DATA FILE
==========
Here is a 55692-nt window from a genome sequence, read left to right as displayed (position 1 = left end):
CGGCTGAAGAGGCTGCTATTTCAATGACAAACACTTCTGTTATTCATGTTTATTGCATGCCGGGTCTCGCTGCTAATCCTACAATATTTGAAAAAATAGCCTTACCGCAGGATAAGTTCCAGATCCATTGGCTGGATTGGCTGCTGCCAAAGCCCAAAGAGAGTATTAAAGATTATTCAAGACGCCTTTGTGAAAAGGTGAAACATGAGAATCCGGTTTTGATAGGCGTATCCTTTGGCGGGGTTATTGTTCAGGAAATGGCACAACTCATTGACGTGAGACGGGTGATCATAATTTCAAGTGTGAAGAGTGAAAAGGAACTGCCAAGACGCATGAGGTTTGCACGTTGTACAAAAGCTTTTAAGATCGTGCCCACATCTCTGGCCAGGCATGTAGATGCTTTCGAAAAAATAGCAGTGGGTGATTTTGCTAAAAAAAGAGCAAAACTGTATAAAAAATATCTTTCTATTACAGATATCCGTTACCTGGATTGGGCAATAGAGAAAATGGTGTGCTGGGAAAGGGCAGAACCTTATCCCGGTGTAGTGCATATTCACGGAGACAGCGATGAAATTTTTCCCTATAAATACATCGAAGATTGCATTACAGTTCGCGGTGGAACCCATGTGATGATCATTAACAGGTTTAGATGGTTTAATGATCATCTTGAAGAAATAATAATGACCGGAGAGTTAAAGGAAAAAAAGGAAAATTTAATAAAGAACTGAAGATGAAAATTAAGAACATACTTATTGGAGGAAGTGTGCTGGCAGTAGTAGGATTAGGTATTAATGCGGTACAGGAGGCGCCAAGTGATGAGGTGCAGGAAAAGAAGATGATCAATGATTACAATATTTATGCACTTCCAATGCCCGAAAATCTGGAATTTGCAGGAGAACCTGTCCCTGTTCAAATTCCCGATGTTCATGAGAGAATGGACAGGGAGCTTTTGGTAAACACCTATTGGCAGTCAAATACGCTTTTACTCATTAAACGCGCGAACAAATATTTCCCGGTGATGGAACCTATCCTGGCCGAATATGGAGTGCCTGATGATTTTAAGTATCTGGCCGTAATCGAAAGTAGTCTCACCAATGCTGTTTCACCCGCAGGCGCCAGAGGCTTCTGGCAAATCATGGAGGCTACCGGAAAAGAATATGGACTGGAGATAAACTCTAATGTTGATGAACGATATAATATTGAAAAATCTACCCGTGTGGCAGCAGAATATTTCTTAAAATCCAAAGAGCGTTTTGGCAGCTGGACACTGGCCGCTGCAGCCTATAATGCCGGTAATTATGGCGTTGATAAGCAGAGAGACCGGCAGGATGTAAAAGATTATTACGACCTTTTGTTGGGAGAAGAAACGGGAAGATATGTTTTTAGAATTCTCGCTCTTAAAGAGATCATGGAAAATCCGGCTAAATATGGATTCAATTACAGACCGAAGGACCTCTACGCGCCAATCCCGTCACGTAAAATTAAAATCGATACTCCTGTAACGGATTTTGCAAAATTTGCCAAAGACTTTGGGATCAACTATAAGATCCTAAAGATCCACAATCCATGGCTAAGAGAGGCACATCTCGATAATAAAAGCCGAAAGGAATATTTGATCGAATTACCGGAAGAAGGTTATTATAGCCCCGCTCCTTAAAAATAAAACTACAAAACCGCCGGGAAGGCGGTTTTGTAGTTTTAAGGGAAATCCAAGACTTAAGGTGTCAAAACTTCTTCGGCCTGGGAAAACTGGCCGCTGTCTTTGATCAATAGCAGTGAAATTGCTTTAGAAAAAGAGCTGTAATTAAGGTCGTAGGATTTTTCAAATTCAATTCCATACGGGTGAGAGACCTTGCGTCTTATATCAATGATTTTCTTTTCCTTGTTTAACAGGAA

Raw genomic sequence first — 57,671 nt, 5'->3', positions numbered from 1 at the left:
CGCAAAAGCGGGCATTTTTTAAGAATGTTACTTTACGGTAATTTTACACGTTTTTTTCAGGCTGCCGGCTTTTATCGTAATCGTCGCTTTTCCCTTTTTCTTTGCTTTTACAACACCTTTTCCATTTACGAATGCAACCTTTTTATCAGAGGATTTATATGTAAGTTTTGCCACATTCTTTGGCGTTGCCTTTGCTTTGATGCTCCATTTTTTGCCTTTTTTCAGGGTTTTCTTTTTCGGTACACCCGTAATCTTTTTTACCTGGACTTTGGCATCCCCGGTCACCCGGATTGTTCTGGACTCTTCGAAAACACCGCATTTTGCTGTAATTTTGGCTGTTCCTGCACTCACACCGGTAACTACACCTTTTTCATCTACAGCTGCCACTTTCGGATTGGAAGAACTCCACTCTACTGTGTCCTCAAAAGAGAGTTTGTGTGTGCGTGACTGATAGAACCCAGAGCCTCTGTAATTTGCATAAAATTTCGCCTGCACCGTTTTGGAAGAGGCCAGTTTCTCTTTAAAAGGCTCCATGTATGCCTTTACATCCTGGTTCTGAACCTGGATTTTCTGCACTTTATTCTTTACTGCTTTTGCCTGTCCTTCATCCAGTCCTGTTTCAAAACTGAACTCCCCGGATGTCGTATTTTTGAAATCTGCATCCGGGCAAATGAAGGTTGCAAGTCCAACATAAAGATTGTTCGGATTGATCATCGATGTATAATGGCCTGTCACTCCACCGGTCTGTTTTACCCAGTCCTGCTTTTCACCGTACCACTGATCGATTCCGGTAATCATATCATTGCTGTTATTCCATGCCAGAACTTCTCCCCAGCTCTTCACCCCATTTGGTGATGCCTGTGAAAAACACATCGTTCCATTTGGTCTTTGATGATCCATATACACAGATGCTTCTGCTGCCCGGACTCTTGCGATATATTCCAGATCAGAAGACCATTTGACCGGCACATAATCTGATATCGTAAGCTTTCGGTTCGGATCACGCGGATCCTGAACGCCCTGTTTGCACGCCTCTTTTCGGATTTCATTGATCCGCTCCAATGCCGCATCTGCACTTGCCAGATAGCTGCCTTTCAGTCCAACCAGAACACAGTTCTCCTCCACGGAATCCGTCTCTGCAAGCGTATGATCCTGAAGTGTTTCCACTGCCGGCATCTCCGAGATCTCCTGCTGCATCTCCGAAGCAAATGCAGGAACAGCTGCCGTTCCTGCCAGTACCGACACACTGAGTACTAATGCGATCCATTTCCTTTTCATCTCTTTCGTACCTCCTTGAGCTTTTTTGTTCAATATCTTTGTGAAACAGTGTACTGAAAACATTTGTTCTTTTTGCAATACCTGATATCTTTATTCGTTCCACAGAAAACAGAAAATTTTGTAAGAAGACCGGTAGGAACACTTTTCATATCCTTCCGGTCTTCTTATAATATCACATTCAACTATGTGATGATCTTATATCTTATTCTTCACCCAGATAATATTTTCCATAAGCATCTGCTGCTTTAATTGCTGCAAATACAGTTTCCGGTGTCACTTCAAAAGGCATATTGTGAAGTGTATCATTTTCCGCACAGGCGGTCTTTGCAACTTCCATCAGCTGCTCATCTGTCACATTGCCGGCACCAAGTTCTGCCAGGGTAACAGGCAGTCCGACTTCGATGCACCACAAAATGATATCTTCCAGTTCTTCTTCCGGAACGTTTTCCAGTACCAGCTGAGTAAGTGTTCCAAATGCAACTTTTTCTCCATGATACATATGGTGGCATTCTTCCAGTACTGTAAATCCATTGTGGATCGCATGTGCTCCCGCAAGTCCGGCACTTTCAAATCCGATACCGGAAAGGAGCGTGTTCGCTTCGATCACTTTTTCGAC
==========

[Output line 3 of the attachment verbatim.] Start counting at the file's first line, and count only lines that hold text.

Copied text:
Raw genomic sequence first — 57,671 nt, 5'->3', positions numbered from 1 at the left: